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Optimize STO pipelines

If your STO scans are failing or running slowly, try the following.

Increase memory/CPU for the Scan step

If your scans are failing or running slowly, you might need to increase the memory and CPU resources reserved for your scan step. Some scanners such as SonarQube and Veracode require a lot of memory: for these scanners, you should reserve 2GB+ of memory to scan a medium-sized codebase. Increasing the CPU capacity should also speed up your scans.

The optimal CPU and memory resources to reserve are highly dependent on the specific scanner and the size and complexity of your target. You might find specific guidance in the external scanner documentation.

You can also try an iterative approach: run a scan with 1GB memory and 800m CPU, compare the new vs. previous scan times, run the scan again with new values, and repeat until your scan times are acceptable.

To increase the resources reserved for a step, expand Additional Configuration and set the Limit Memory and a Limit CPU options.

Increase memory/CPU for the Docker-in-Docker background step

If your scanner requires a Docker-in-Docker background step, you might need to increase the resources for this step as well.

The DinD step needs enough memory to store all of the images to be scanned in the current stage. Thus if all your scanned images have a total size of 2GB, the DinD step requires at least 2GB of memory.

Increasing the CPU will enable the DinD to pull images from the registry more quickly, which will also speed up your scans.

Run multiple scans of the same target in parallel

If you're scanning the same target with multiple scanners, try running the scan steps in parallel rather than sequentially.

In this example, the stage scans an image target using Aqua Trivy and Prisma Cloud. The two steps run in parallel within a step group.


Parallelism and step groups impact resource consumption. The stage must have enough memory and CPU to run all parallel steps at the same time. If the stage lacks resources, running the steps in parallel could cause your pipeline executions to fail.

Speed up DAST scans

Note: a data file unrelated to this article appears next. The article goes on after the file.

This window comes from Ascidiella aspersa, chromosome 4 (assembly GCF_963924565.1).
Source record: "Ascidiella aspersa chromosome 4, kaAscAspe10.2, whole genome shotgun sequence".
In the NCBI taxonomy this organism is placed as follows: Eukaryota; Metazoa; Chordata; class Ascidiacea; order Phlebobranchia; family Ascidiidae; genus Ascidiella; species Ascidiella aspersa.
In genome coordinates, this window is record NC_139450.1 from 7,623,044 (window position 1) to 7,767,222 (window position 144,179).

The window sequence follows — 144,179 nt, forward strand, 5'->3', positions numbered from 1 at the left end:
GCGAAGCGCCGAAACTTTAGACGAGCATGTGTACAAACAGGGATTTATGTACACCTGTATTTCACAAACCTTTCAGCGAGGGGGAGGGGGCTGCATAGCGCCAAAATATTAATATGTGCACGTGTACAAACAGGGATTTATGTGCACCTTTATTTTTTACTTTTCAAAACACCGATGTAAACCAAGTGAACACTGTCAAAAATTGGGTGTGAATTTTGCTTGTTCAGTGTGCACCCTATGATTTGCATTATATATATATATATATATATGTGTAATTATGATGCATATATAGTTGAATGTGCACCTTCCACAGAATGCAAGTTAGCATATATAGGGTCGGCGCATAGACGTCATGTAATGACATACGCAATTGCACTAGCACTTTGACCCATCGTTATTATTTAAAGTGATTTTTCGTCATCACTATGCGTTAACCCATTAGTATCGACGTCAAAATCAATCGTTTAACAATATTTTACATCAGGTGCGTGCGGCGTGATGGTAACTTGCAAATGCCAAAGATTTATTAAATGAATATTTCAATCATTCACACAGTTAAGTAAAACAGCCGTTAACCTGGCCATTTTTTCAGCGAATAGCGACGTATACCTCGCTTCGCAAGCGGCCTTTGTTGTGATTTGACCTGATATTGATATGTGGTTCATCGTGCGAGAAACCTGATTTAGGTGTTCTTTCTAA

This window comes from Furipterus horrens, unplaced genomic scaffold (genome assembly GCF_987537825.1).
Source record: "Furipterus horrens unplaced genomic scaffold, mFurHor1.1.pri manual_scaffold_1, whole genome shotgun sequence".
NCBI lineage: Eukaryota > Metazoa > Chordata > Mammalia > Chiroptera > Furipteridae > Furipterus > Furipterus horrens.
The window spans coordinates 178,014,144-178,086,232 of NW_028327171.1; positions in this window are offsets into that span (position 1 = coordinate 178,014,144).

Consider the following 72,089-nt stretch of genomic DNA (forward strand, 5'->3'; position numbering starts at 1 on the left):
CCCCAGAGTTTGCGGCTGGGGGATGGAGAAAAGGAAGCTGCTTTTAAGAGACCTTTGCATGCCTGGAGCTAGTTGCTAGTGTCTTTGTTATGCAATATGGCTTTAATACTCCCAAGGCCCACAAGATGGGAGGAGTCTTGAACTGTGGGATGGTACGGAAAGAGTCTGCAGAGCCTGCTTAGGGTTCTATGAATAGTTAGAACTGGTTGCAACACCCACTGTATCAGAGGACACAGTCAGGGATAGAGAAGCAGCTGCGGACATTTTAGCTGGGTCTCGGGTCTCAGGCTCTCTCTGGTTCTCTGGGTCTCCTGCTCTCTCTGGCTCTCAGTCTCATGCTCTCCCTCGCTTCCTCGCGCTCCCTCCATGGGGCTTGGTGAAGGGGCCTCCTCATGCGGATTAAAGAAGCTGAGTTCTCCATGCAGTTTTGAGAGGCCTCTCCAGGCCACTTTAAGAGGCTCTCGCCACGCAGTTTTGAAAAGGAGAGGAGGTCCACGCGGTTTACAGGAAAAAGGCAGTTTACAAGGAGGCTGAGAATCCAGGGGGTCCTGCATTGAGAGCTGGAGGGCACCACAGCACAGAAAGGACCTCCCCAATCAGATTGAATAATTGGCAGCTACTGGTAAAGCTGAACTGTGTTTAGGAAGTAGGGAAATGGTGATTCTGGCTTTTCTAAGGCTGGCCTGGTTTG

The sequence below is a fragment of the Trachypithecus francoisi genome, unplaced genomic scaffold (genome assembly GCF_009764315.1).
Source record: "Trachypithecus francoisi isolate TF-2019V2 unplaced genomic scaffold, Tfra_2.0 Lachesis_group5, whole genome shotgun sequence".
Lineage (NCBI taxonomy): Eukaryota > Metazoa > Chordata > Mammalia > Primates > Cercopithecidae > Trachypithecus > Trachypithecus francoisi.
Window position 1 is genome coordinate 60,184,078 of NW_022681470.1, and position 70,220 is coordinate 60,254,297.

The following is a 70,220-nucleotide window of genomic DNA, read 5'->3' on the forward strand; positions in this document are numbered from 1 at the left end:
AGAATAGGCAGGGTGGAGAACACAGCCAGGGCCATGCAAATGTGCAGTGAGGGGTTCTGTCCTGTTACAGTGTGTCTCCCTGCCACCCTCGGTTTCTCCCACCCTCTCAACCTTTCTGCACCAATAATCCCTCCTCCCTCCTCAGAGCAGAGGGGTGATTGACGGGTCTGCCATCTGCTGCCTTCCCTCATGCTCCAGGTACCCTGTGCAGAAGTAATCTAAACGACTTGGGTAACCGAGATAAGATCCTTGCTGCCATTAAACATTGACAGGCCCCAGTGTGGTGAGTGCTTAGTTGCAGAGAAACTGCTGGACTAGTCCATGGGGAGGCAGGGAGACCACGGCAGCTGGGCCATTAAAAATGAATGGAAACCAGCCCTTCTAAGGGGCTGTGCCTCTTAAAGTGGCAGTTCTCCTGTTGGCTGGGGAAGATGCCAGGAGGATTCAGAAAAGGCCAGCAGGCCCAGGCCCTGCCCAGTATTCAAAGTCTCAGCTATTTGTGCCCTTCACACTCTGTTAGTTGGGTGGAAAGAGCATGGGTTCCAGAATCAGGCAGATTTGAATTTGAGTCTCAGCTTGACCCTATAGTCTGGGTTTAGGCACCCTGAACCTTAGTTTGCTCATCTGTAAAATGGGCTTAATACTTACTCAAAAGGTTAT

If you're running DAST scans of a large website, and these scans are taking too long, you can create a sitemap file that includes only the pages that you want to include in your scans. Many website repos include a sitemap.xml that specifies all the pages in the site. If you're using ZAP to scan your website, for example, you can try the following:

  1. Create a copy of the website's sitemap.
  2. Strip out all irrelevant pages from the sitemap copy and save it in the code repository of your website.
    1. Go to your pipeline and open the ZAP scan step.

    2. Set the Scan Configuration to Quick. With this mode enabled, the Maximum depth to crawl is set to 1.

    3. Set the Path to the location of the sitemap you added to the website.

Configure the scanner using command-line arguments

Every scan step supports the option to pass command-line arguments via the tool_args setting. Your external scanner might support arguments that can speed up your scans. For details, go to the external scanner documentation.

Disable Debug logging

Make sure that the Log Level setting in your scanner is not set to Debug. Debug mode can slow down scans considerably.

Speed up scans in Self-Managed Platform

You might find that STO scans run slower than expected when you're running STO in Harness Self-Managed Platform. This issue has been observed when the Harness Delegate and Harness server are running in the same cluster with a load balancer that has preserve client IP enabled. In this case, consider disabling this option to speed up your scans.